Here In Hula Heaven
Here In Hula Heaven
A perfect ocean passage is the one that ends reluctantly. That is, if the winds are right and the boat is happy, the crew settles into a timeless nautical rhythm. Thoughts of things modern and maddening slowly fade from one's psyche. You trim the sails carefully, and when the windward and leeward telltales lift in unison you think it is one of the most beautiful things you've ever seen. And you're right, for however simple it appears, there's a complex yet elegant phenomena at work here.
You scan the horizon for signs of fish, whales, and perhaps a new species of bird, some lonely wanderer, like yourself, frightfully far from land. You search the night sky for your favorite star. In my case it is Procyn, my patron. Or because you finally have the luxury of leisure time, you grab that 800-page presidential biography and confirm your suspicion that all life on land is corrupt. For now, for a while, it is good to be out here. The ship is your world and the ocean your universe.
But as land approaches your thoughts are pulled forward through the tenses of time and you can no longer hold the moment. Diana broke first. Little postie-notes of things to do in Hawaii began to flutter around the navigation station. This prompted me to pull out coastal charts and began thinking about the approaching lee shore. That's where the hard stuff is-the scene of ship wrecking shoals.
There will be officials. Will Diana's time in Canada and at sea qualify as a "meaningful departure" from the USA in order to renew her tourist visa? Will we have time to obtain a permit to visit Palmyra Island? I'll need engine oil, filters, and transmission fluid for we'll be a month out for Samoa.
And then, after 23 days of empty horizon, suddenly there it is rising up into the clouds-Hawaii, the Big Island-exotic, explosive and shimmering green.
Transient yachts are required to enter via Radio Bay, in the center of the Hilo Commercial Harbor. It's a protected little nook created by a massive breakwater and high docks. There's room for a few vessels to anchor out, and perhaps a dozen to tie up med-style to a concrete wall. Behind the breakwater lies a little beach shaded with acacia and palm trees. There, a native Hawaiian cultural club builds and maintains traditional Polynesian sailing craft, which swing on moorings among the few visiting yachts. Smoke wafts from homemade barbecues, brown children play on paddleboards while brightly clothed adults fish lethargically from the breakwater.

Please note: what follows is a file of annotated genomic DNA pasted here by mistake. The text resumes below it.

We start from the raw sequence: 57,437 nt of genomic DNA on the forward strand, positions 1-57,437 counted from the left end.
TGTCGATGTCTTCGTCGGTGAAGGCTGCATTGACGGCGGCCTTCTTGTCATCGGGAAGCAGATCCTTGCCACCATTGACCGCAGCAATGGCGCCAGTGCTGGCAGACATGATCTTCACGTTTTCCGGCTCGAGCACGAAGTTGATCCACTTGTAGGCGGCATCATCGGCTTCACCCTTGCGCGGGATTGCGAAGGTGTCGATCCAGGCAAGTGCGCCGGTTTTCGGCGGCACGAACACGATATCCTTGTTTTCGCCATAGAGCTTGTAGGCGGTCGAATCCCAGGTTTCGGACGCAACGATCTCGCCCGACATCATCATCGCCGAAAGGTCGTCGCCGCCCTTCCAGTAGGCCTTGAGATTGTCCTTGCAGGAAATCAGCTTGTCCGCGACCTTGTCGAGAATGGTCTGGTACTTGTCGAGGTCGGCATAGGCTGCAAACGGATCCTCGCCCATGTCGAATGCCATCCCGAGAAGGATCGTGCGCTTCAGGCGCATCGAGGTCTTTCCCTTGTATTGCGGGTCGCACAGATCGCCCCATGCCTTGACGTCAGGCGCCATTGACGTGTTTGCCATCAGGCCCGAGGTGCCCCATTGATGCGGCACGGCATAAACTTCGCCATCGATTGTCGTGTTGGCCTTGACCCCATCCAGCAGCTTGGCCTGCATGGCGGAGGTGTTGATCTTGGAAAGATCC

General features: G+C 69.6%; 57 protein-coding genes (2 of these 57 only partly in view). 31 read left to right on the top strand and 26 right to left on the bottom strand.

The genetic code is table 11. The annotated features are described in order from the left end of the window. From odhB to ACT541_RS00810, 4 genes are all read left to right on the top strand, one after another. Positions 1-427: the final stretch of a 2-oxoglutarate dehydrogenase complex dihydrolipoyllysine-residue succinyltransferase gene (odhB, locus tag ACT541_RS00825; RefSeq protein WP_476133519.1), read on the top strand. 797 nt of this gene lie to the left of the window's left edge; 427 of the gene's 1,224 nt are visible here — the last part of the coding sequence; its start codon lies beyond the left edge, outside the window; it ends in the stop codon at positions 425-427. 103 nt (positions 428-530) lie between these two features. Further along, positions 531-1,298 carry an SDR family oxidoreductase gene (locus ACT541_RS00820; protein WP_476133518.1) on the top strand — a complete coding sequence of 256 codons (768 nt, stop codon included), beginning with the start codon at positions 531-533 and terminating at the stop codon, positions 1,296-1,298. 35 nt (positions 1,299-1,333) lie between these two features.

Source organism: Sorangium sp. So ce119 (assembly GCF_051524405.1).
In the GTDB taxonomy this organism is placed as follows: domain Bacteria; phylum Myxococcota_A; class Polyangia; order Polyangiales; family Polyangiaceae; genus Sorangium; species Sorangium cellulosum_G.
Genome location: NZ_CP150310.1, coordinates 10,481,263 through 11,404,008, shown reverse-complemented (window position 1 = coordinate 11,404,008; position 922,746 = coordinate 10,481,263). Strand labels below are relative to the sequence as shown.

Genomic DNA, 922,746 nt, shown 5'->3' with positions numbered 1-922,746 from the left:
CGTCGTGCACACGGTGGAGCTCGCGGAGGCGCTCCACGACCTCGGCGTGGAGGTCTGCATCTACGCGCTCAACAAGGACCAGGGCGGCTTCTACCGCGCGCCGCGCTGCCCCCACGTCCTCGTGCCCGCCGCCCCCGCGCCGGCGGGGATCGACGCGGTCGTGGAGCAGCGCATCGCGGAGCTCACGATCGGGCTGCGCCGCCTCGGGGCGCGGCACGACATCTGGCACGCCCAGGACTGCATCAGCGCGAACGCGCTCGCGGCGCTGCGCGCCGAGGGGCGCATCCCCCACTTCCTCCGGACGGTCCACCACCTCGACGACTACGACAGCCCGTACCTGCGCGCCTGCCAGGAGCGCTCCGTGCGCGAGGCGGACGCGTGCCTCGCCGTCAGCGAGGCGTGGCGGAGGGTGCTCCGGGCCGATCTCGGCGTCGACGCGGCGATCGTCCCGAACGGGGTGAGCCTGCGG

Radio Bay is a sleepy place on the wane. Fewer yachts are visiting here because the facilities are limited, and the port planners limit the facilities because fewer yachts are visiting-a self-perpetuating spiral.
The yellow quarantine flag went up as our anchor went down. In our post 9/11 quest for "Homeland Security" it's now required that each and every time you enter or exit the port on land you must be escorted by a guard. No visitors without clearance are allowed on your vessel, even if they come from the public beach, a spitting distance from the port security fences. This seems yet another triumph of style over substance, but you can't fight city hall.
From a payphone on the jetty we called security for an escort to Customs. A raven-haired Hawaiian woman with cinnamon skin met us on the jetty."Hello, I'm Pretty." She said.